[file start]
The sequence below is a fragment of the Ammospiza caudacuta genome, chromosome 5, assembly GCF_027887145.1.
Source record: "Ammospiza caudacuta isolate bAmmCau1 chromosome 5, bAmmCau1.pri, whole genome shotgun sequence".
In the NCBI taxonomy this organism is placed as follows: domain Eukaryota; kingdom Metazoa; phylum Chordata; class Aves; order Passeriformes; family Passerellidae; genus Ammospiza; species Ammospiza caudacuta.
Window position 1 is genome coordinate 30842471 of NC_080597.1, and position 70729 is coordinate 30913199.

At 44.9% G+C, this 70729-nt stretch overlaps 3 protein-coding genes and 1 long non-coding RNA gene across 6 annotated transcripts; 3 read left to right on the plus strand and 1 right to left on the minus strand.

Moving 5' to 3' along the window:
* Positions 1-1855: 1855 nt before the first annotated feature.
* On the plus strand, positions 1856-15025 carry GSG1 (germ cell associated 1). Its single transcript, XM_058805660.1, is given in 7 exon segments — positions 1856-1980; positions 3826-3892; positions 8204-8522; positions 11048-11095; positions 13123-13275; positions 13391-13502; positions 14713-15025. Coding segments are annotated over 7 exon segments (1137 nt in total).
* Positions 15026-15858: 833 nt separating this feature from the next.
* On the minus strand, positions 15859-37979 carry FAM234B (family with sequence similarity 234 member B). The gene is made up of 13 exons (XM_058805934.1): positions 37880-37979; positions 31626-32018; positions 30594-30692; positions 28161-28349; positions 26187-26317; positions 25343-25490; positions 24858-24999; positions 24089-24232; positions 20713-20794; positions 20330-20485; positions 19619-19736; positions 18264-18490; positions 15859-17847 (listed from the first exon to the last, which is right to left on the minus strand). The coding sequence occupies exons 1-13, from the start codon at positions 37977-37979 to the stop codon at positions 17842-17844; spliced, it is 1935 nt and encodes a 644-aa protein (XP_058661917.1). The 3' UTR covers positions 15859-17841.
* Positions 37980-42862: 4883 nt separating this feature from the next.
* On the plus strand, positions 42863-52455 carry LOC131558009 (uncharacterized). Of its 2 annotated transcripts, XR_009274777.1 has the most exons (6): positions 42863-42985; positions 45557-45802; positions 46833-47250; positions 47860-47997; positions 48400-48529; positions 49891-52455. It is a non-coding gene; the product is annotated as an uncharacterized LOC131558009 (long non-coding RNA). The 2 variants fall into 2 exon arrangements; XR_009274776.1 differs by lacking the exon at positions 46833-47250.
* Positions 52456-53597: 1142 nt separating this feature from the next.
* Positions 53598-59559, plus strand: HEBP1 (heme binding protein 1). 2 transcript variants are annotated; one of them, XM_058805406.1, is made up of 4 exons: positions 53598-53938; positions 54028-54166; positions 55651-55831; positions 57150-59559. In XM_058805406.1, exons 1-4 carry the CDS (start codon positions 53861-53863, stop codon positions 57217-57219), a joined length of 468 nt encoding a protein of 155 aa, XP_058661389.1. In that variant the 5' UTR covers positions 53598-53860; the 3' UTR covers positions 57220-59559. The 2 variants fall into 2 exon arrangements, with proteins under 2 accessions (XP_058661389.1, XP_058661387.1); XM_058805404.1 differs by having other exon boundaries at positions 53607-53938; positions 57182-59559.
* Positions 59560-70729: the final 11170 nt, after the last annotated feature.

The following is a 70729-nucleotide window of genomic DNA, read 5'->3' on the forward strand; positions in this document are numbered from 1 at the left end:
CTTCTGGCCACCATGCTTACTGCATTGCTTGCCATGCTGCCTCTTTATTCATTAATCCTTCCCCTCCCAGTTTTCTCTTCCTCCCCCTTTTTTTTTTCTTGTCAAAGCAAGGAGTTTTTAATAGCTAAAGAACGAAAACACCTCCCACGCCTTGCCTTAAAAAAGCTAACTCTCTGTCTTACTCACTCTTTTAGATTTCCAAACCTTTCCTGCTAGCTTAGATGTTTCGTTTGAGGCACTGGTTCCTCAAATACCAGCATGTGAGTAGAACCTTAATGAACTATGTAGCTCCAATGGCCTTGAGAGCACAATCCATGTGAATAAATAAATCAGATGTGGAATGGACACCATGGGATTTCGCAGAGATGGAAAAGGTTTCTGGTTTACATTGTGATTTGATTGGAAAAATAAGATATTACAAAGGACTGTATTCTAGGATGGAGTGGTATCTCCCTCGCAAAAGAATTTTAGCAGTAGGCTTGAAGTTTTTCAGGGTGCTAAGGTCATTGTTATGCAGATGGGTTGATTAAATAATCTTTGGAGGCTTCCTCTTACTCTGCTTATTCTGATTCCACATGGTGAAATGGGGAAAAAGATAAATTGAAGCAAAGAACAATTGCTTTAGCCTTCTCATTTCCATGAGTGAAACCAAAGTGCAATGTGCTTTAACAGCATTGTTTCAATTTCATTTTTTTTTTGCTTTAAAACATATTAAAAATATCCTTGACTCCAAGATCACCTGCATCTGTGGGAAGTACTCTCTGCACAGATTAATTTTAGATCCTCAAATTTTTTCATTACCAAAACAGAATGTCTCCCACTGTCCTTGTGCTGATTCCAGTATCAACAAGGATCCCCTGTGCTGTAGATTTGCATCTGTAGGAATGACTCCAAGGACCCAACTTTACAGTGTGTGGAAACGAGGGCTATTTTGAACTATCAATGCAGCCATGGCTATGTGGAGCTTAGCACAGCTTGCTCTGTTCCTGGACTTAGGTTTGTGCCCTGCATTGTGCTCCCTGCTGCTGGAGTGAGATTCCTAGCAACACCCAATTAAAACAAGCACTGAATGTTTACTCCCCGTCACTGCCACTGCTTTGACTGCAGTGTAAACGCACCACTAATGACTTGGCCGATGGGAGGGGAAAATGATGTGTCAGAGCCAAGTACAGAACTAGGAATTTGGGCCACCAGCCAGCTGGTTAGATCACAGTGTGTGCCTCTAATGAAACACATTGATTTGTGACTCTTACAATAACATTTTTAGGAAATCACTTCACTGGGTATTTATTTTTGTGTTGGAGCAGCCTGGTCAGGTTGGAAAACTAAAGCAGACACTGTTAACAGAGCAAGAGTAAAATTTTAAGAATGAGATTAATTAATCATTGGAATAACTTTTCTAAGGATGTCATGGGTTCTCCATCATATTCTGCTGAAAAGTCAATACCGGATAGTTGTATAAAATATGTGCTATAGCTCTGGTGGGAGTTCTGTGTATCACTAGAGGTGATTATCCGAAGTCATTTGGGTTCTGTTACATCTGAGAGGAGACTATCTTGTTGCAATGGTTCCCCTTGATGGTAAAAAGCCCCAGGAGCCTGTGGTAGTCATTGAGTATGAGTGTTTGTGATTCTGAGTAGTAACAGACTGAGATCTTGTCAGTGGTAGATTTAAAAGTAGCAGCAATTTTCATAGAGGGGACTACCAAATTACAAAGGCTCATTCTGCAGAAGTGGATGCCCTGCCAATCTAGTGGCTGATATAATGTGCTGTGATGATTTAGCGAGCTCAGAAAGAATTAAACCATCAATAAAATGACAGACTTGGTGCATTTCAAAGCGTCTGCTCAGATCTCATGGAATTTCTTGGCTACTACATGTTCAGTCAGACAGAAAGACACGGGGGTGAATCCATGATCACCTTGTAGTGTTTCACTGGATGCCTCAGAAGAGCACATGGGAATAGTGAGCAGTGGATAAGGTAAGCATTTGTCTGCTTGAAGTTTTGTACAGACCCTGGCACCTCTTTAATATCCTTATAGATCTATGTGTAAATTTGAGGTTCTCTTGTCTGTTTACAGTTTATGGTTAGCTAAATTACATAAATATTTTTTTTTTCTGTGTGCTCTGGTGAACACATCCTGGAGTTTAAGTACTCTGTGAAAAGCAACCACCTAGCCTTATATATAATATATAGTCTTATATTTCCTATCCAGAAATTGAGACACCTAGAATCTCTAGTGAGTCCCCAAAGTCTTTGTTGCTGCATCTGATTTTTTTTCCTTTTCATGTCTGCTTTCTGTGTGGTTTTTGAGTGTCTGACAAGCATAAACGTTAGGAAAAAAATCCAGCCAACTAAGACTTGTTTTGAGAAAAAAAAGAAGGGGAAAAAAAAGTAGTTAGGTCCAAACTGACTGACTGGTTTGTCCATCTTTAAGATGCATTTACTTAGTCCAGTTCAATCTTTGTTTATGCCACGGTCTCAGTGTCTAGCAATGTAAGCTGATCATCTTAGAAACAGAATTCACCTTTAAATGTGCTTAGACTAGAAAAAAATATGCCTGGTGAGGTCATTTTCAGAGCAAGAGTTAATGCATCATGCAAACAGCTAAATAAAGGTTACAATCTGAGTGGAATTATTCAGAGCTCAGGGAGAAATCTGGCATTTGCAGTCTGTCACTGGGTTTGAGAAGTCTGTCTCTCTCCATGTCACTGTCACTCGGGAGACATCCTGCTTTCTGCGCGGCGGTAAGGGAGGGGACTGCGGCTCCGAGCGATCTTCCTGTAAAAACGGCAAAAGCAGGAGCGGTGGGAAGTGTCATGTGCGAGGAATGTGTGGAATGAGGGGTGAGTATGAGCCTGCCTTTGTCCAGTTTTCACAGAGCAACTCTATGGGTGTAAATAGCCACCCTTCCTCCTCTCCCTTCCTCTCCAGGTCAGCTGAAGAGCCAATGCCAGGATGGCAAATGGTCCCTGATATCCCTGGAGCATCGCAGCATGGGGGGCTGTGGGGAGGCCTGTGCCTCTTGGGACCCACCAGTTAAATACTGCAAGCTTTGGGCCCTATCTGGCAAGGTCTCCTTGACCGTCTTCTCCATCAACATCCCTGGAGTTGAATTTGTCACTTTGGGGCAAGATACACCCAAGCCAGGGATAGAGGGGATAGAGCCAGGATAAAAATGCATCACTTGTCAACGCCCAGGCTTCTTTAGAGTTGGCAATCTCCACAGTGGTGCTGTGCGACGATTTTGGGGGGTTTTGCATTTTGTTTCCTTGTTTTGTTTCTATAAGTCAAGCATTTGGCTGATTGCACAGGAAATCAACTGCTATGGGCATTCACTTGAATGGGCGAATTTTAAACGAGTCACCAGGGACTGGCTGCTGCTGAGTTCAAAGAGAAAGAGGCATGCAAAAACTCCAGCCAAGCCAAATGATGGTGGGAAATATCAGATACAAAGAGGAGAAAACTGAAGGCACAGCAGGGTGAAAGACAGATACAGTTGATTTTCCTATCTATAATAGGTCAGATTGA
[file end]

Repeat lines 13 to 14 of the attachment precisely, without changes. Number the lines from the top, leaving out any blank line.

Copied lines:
* Positions 52456-53597: 1142 nt separating this feature from the next.
* Positions 53598-59559, plus strand: HEBP1 (heme binding protein 1). 2 transcript variants are annotated; one of them, XM_058805406.1, is made up of 4 exons: positions 53598-53938; positions 54028-54166; positions 55651-55831; positions 57150-59559. In XM_058805406.1, exons 1-4 carry the CDS (start codon positions 53861-53863, stop codon positions 57217-57219), a joined length of 468 nt encoding a protein of 155 aa, XP_058661389.1. In that variant the 5' UTR covers positions 53598-53860; the 3' UTR covers positions 57220-59559. The 2 variants fall into 2 exon arrangements, with proteins under 2 accessions (XP_058661389.1, XP_058661387.1); XM_058805404.1 differs by having other exon boundaries at positions 53607-53938; positions 57182-59559.